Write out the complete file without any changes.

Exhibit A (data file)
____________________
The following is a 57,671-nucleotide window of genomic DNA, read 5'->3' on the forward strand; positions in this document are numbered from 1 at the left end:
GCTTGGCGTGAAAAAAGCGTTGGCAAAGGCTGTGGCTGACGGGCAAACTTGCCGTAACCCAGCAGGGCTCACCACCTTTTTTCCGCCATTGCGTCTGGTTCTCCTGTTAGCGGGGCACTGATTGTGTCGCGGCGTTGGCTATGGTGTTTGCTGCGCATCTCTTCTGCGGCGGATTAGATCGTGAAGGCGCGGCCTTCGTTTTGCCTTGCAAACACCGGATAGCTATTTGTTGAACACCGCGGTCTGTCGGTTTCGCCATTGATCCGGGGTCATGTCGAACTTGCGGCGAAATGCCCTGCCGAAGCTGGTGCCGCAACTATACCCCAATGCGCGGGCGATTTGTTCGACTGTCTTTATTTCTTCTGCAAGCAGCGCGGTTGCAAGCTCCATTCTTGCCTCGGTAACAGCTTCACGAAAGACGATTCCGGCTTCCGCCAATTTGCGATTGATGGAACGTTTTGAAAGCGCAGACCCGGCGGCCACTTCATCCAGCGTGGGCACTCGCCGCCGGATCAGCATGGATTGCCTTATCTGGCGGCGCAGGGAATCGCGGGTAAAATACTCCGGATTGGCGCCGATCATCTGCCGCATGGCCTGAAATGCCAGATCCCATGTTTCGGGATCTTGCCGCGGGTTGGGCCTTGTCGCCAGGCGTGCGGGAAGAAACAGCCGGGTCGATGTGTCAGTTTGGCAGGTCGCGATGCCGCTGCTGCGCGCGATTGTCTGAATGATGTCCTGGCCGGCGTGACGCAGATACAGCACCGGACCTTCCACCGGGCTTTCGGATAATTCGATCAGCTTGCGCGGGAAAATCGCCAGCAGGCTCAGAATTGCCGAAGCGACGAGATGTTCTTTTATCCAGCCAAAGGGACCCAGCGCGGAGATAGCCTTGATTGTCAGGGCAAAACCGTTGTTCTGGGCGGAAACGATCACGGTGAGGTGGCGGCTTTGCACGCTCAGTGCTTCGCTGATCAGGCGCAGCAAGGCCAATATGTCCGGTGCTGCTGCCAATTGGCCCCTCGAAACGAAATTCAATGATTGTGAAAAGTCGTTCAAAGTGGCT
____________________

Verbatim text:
The following is a 57,671-nucleotide window of genomic DNA, read 5'->3' on the forward strand; positions in this document are numbered from 1 at the left end:
GCTTGGCGTGAAAAAAGCGTTGGCAAAGGCTGTGGCTGACGGGCAAACTTGCCGTAACCCAGCAGGGCTCACCACCTTTTTTCCGCCATTGCGTCTGGTTCTCCTGTTAGCGGGGCACTGATTGTGTCGCGGCGTTGGCTATGGTGTTTGCTGCGCATCTCTTCTGCGGCGGATTAGATCGTGAAGGCGCGGCCTTCGTTTTGCCTTGCAAACACCGGATAGCTATTTGTTGAACACCGCGGTCTGTCGGTTTCGCCATTGATCCGGGGTCATGTCGAACTTGCGGCGAAATGCCCTGCCGAAGCTGGTGCCGCAACTATACCCCAATGCGCGGGCGATTTGTTCGACTGTCTTTATTTCTTCTGCAAGCAGCGCGGTTGCAAGCTCCATTCTTGCCTCGGTAACAGCTTCACGAAAGACGATTCCGGCTTCCGCCAATTTGCGATTGATGGAACGTTTTGAAAGCGCAGACCCGGCGGCCACTTCATCCAGCGTGGGCACTCGCCGCCGGATCAGCATGGATTGCCTTATCTGGCGGCGCAGGGAATCGCGGGTAAAATACTCCGGATTGGCGCCGATCATCTGCCGCATGGCCTGAAATGCCAGATCCCATGTTTCGGGATCTTGCCGCGGGTTGGGCCTTGTCGCCAGGCGTGCGGGAAGAAACAGCCGGGTCGATGTGTCAGTTTGGCAGGTCGCGATGCCGCTGCTGCGCGCGATTGTCTGAATGATGTCCTGGCCGGCGTGACGCAGATACAGCACCGGACCTTCCACCGGGCTTTCGGATAATTCGATCAGCTTGCGCGGGAAAATCGCCAGCAGGCTCAGAATTGCCGAAGCGACGAGATGTTCTTTTATCCAGCCAAAGGGACCCAGCGCGGAGATAGCCTTGATTGTCAGGGCAAAACCGTTGTTCTGGGCGGAAACGATCACGGTGAGGTGGCGGCTTTGCACGCTCAGTGCTTCGCTGATCAGGCGCAGCAAGGCCAATATGTCCGGTGCTGCTGCCAATTGGCCCCTCGAAACGAAATTCAATGATTGTGAAAAGTCGTTCAAAGTGGCT